Altagrace and her husband have completed construction of one of the largest houses that we have seen among CLM members in Kolonbyè. The key was her decision to build the house together with her mother. She and her family were sharing her widowed mother’s home when she joined the CLM program, and their initial thought was to move out. “Parents get to be a nuisance. She and my husband were always arguing.”
But the more she thought about it, the less sense it made to her. On one hand, they would have a hard time mobilizing all the resources they’d need to get the house built. On the other, she started thinking about her mother. Altagrace is the only one among her siblings who lives nearby. If she moved out entirely, the older woman would be left alone. So she and her mother talked, and they talked with her husband, and then decided to pool their resources, enlarging and completing a house that her mother had already started rather than building a new one from scratch.
Their shared home has four rooms and a covered space across the front, and Altagrace is really happy about it. Like most CLM members, she talks about not getting wet in the rain any more. “And the house could never have been finished without CLM.”
Altagrace has been taking good care of her livestock. One of her goats had kids, and she used savings to buy another mature female to add to her small herd.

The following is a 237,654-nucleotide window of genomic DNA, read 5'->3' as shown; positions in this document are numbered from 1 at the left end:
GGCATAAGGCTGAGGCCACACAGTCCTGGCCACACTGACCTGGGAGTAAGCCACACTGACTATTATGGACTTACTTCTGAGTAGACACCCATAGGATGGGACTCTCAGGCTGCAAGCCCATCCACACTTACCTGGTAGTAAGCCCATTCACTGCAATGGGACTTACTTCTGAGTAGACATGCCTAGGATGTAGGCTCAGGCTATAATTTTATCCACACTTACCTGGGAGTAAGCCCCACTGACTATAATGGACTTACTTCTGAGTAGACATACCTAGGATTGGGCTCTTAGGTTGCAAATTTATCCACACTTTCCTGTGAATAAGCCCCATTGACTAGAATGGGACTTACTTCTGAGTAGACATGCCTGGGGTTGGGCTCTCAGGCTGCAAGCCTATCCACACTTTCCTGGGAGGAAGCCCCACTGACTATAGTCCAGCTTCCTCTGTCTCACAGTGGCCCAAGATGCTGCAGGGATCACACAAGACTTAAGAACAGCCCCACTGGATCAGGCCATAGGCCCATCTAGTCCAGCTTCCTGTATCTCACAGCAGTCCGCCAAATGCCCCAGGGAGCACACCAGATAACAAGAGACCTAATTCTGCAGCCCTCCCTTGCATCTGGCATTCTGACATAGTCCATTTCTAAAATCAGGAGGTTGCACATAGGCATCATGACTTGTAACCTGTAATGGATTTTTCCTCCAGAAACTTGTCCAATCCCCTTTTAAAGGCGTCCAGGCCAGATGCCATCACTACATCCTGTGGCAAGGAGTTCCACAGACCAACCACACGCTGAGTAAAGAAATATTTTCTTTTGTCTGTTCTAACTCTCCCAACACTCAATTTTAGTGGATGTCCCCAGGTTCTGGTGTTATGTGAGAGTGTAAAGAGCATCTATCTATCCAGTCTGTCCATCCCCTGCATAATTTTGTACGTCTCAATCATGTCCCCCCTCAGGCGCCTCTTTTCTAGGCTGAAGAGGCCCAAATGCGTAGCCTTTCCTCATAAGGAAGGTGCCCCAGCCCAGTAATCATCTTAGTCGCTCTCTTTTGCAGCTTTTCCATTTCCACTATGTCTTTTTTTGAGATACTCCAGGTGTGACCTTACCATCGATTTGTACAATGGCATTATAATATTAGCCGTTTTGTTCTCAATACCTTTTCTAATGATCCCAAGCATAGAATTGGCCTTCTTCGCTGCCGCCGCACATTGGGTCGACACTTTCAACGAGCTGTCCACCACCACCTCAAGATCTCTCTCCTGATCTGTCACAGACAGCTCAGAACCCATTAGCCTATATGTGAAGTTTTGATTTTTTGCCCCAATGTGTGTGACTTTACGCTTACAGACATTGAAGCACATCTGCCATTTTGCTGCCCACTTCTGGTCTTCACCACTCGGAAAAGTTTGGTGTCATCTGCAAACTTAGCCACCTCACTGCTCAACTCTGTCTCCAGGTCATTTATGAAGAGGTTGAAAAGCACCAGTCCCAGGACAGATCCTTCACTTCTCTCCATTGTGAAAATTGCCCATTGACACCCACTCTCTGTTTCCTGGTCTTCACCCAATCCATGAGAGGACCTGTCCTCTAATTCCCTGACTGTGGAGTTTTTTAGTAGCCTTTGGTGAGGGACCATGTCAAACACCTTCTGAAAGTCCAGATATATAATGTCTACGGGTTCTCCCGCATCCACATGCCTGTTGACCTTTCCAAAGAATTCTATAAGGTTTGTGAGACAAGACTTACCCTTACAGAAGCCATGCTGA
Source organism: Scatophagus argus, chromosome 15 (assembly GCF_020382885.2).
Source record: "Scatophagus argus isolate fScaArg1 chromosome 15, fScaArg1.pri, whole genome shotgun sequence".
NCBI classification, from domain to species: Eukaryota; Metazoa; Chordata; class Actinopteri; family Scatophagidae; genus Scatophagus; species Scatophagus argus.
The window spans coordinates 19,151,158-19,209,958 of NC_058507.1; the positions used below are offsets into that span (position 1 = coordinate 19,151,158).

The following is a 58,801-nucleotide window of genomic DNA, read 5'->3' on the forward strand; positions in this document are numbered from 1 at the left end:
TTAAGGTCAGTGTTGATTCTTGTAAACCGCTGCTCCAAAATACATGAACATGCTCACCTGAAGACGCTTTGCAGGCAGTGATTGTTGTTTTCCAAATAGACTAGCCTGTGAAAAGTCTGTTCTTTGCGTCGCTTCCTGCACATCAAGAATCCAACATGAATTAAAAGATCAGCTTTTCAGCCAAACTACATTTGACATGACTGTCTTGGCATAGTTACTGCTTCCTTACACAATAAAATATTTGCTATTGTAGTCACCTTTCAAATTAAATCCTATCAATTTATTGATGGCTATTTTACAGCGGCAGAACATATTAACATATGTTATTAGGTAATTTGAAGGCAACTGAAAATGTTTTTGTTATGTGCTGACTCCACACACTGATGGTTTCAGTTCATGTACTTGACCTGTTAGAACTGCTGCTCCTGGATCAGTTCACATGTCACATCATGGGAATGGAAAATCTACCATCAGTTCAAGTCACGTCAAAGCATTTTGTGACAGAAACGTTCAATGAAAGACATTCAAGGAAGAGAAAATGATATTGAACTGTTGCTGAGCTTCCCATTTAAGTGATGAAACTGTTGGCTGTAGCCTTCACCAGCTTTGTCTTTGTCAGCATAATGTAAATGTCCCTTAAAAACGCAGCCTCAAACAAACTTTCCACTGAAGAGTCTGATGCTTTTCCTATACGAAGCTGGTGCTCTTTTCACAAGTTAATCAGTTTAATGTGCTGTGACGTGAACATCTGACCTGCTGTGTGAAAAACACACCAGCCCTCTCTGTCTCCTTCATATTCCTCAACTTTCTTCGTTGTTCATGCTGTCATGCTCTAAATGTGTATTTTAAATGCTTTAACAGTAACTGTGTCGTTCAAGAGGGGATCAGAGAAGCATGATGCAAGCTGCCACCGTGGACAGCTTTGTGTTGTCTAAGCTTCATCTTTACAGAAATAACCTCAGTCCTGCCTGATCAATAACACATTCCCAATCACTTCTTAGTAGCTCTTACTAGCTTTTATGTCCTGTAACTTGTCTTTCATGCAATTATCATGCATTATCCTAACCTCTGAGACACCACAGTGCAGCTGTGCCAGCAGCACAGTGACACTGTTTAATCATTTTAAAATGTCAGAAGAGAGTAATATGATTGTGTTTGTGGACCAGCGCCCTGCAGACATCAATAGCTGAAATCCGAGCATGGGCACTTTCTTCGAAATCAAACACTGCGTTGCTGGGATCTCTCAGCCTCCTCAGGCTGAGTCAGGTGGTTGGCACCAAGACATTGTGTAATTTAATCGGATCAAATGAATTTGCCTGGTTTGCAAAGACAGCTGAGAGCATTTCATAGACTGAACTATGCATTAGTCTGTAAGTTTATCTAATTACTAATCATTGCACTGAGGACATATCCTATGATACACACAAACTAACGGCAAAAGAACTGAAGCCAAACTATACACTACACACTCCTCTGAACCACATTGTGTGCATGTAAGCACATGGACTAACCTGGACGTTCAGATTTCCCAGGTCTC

But she and her family depend primarily on agriculture, and unlike some of the other famers we’ve been working with, this year’s first harvest is very promising for her. She got together the resources she’d need to plant 13 cans of beans. That’s over $40 worth. She took some of the money from savings that came from home construction. The CLM program provides two stipends of 1500 gourds to the builders who work on members’ homes. One for the person who sets up the frame and puts on the roof, and the other for the person who builds up the walls. Because they only had to complete a project that had been started, her builders only charged 1000 gourds each, and Altagrace held on to the other 1000 gourds. Then she borrowed 2000 gourds from her savings and loan association, figuring that she and her husband would be able to make her reimbursements out of his day labor and the occasional sale of avocados. And like many of the farmers in her region who got their beans into the ground early, she’s now looking at a harvest that appears as though it will be strong.